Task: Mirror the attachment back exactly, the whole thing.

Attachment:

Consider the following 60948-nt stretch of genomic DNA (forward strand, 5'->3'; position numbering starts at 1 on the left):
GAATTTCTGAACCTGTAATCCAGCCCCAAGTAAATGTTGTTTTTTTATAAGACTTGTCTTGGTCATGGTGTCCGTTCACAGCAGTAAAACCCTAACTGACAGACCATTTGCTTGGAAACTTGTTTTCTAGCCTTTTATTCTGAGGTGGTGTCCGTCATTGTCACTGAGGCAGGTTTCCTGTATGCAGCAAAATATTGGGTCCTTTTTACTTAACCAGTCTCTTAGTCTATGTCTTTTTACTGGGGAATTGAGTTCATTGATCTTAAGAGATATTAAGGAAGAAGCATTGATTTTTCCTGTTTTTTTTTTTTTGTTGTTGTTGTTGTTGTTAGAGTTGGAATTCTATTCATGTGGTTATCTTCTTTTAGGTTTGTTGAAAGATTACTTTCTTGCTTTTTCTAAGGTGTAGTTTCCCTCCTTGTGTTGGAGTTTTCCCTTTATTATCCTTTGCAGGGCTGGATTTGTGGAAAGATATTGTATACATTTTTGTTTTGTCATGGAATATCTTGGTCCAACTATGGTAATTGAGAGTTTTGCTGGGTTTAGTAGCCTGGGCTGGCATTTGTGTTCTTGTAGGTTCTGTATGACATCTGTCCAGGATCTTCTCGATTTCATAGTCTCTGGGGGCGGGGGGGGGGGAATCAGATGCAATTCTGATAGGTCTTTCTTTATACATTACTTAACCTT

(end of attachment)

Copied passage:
Consider the following 60948-nt stretch of genomic DNA (forward strand, 5'->3'; position numbering starts at 1 on the left):
GAATTTCTGAACCTGTAATCCAGCCCCAAGTAAATGTTGTTTTTTTATAAGACTTGTCTTGGTCATGGTGTCCGTTCACAGCAGTAAAACCCTAACTGACAGACCATTTGCTTGGAAACTTGTTTTCTAGCCTTTTATTCTGAGGTGGTGTCCGTCATTGTCACTGAGGCAGGTTTCCTGTATGCAGCAAAATATTGGGTCCTTTTTACTTAACCAGTCTCTTAGTCTATGTCTTTTTACTGGGGAATTGAGTTCATTGATCTTAAGAGATATTAAGGAAGAAGCATTGATTTTTCCTGTTTTTTTTTTTTTGTTGTTGTTGTTGTTGTTAGAGTTGGAATTCTATTCATGTGGTTATCTTCTTTTAGGTTTGTTGAAAGATTACTTTCTTGCTTTTTCTAAGGTGTAGTTTCCCTCCTTGTGTTGGAGTTTTCCCTTTATTATCCTTTGCAGGGCTGGATTTGTGGAAAGATATTGTATACATTTTTGTTTTGTCATGGAATATCTTGGTCCAACTATGGTAATTGAGAGTTTTGCTGGGTTTAGTAGCCTGGGCTGGCATTTGTGTTCTTGTAGGTTCTGTATGACATCTGTCCAGGATCTTCTCGATTTCATAGTCTCTGGGGGCGGGGGGGGGGGAATCAGATGCAATTCTGATAGGTCTTTCTTTATACATTACTTAACCTT